I’m a planner. Always have been, always will be. I make lists, plans, charts, and organize everything to an (almost) OCD level. It’s how I keep my brain sorted, and how I make sure that I get everything done.
I’m no different when I plan for traveling. I have a journal in which I write all my travel details, a ‘Travel To Do List’ on the fridge, and print all my booking confirmations, boarding passes, maps, and receipts, keeping them sorted in my ‘travel’ folder. I always highlight the important details on these (often crowded) pages, such as check-in times, confirmation numbers, and any requirements we must fulfill before checking in (ie. confirm your booking 24 hours ahead of time). Also, just because I love it, I make calendars to map out my travel months (as well as putting it in my planner), and color code everything. Everything. My highlighters and colored pens are by best friends. Yes, I am indeed a loser. But I love being organized more than I really give a shit.
I also do my best to look up the top places we’d like to go, in our various destinations. For example, we’re going to London in a few weekends, and have made a plan for our days. There are a million and a half things to do in London, so we plan out each day to make the most of our time there. In order to make our time there as simple as possible (and to leave as much time as possible for actually doing fun stuff, we book as much as humanly possible online ahead of time. Things like admission tickets, train and bus tickets, and registering for events can often be done ahead of time, at a usually discounted price. In order to decide what we want to do, we look at a ton of reviews online. But, more important than reviews (everyone has a different opinion!) is the idea that we need to do what we really want to do. We just think to ourselves, “where are the places that we would regret not going?” There are so many options we have in this world, that you need to pick what is right for you. I, personally, love museums and history, so I could spend days and days inside these amazing places, while others may love tasting as many foods as they can, or going to the major touristy attractions. But, one thing that I always try to do (which can be hard, when you’ve planned everything so meticulously) is to go off book. Did I really just say that? If your plan for the day was to go to Destination A, but on the way, you spot a lovely little farmers market, unlike anything you have at home, don’t be afraid to stop. Check it out. Sometimes off book can give you the best memories.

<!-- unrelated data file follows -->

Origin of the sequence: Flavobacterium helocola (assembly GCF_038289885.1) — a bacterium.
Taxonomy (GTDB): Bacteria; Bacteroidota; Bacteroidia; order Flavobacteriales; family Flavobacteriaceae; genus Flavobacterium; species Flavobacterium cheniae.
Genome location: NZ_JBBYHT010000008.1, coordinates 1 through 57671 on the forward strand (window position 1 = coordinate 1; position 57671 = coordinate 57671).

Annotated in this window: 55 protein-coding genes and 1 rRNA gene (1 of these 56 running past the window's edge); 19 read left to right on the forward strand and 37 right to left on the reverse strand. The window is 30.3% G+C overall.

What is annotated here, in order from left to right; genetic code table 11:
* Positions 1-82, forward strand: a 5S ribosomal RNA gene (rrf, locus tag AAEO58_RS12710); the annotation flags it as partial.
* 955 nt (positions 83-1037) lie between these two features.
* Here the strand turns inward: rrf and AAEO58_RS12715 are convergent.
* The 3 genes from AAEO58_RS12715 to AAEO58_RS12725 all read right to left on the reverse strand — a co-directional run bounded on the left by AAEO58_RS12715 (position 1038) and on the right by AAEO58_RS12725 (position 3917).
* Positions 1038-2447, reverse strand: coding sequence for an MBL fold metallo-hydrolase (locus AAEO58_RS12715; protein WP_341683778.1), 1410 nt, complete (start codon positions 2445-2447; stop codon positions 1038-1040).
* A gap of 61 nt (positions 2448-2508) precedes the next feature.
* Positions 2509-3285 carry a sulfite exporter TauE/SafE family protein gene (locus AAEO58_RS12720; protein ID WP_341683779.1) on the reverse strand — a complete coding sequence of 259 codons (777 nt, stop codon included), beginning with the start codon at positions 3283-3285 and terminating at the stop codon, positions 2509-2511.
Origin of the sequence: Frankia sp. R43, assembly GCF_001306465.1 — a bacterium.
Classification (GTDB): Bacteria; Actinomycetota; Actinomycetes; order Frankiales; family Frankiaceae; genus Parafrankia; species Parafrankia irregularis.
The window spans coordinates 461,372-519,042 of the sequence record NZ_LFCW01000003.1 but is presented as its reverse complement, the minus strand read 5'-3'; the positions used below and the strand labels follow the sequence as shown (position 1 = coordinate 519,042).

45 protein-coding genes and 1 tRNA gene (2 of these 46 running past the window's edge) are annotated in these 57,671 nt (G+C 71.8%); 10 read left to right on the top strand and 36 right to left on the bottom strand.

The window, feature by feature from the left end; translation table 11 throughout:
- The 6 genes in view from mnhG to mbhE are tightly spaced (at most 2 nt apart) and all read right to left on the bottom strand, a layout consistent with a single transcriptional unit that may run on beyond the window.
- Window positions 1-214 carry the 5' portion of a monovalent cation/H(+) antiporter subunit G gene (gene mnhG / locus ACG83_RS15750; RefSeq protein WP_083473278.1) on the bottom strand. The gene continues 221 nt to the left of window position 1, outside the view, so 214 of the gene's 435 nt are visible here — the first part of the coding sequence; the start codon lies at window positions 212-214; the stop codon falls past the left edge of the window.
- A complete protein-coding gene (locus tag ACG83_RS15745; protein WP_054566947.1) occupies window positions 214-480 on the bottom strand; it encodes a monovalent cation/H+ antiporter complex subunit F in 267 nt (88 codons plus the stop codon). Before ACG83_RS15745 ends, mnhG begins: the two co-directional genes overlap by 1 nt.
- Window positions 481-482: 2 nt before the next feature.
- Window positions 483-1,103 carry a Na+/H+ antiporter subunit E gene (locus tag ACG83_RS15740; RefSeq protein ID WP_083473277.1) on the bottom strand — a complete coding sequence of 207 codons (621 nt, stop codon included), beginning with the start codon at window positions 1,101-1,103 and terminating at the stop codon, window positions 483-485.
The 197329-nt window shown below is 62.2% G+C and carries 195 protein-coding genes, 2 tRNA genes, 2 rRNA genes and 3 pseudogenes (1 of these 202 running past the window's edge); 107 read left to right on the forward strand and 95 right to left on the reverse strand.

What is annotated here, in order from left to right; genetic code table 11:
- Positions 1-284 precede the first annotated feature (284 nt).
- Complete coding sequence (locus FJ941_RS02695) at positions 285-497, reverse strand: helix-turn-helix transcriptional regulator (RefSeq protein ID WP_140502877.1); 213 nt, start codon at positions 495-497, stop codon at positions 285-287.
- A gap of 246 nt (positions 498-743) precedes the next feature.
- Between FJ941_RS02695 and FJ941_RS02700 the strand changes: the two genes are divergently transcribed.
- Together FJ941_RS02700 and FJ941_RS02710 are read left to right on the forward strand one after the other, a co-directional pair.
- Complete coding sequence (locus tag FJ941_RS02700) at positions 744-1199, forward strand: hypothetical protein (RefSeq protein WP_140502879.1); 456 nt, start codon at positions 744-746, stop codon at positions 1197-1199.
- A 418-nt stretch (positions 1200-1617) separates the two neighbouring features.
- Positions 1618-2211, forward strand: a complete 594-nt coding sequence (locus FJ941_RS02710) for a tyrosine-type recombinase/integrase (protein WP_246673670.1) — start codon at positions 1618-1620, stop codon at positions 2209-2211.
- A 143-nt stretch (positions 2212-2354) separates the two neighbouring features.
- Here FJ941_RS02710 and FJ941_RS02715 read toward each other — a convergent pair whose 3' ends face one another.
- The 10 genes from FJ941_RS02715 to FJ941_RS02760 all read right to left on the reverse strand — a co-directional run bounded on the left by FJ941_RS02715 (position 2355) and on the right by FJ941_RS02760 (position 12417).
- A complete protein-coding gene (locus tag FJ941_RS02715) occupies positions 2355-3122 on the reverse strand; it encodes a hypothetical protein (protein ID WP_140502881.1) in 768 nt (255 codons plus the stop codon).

A couple days before I leave, I check that I didn’t miss any confirmations or check-ins, then I make my packing lists. I make one to check off when leaving, and one to bring with me to make sure I haven’t left anything behind. There’s one of my secrets, by the way, lists. I have about 200 lists. Lists for stuff to pack, places to go, expenses paid and outstanding, and things to bring back.
So that’s my pre-travel planning routine. When I travel, I bring my handy dandy ‘travel’ folder (this year it’s hot pink!) whenever we go on our way. There is absolutely nothing worse than showing up somewhere and realizing you left your confirmation at home. Then, while we’re away (having an awesome time) I take as many pictures as possible. I take pictures of signs, of people, of places, of things I’ve never seen before. I take pictures of our food, of our favourite restaurants and cafés, and of our daily adventures. Along with my pictures, I collect things. Business cards, menus, tickets, booking slips, and anything else that was important to our time away. Then, when we get back home, I make pages in our travel journal and paste all these things in. There’s nothing nicer than looking back, years down the line, and seeing the original plane tickets you used for your adventures, and knowing how to find that one cafe that you both loved in Paris.
Planning for travel can be daunting. You have to book accommodation (and read a million reviews to find the perfect place), book flights, book transfers from airports into city centers, figure out how you’re going to get around once you get there, and plan your attractions. I conquer this daunting task by being as organized as possible and having it all planned out. So when there’s a bump in your travels, you see it as an adventure.